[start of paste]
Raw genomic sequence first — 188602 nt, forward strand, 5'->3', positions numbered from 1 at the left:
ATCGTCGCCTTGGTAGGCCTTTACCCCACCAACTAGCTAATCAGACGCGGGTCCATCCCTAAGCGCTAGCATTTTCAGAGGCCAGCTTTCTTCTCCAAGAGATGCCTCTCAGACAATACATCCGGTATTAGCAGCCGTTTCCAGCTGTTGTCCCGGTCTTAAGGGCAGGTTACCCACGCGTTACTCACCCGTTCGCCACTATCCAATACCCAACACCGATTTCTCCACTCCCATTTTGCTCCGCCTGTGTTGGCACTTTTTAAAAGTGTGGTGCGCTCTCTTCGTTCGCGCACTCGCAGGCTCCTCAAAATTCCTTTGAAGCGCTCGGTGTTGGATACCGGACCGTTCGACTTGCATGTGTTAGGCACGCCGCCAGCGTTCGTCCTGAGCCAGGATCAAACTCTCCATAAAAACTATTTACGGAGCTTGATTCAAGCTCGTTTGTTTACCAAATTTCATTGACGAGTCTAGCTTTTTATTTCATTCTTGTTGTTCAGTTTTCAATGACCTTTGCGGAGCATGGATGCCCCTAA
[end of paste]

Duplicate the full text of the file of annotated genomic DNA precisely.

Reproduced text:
Raw genomic sequence first — 188602 nt, forward strand, 5'->3', positions numbered from 1 at the left:
ATCGTCGCCTTGGTAGGCCTTTACCCCACCAACTAGCTAATCAGACGCGGGTCCATCCCTAAGCGCTAGCATTTTCAGAGGCCAGCTTTCTTCTCCAAGAGATGCCTCTCAGACAATACATCCGGTATTAGCAGCCGTTTCCAGCTGTTGTCCCGGTCTTAAGGGCAGGTTACCCACGCGTTACTCACCCGTTCGCCACTATCCAATACCCAACACCGATTTCTCCACTCCCATTTTGCTCCGCCTGTGTTGGCACTTTTTAAAAGTGTGGTGCGCTCTCTTCGTTCGCGCACTCGCAGGCTCCTCAAAATTCCTTTGAAGCGCTCGGTGTTGGATACCGGACCGTTCGACTTGCATGTGTTAGGCACGCCGCCAGCGTTCGTCCTGAGCCAGGATCAAACTCTCCATAAAAACTATTTACGGAGCTTGATTCAAGCTCGTTTGTTTACCAAATTTCATTGACGAGTCTAGCTTTTTATTTCATTCTTGTTGTTCAGTTTTCAATGACCTTTGCGGAGCATGGATGCCCCTAA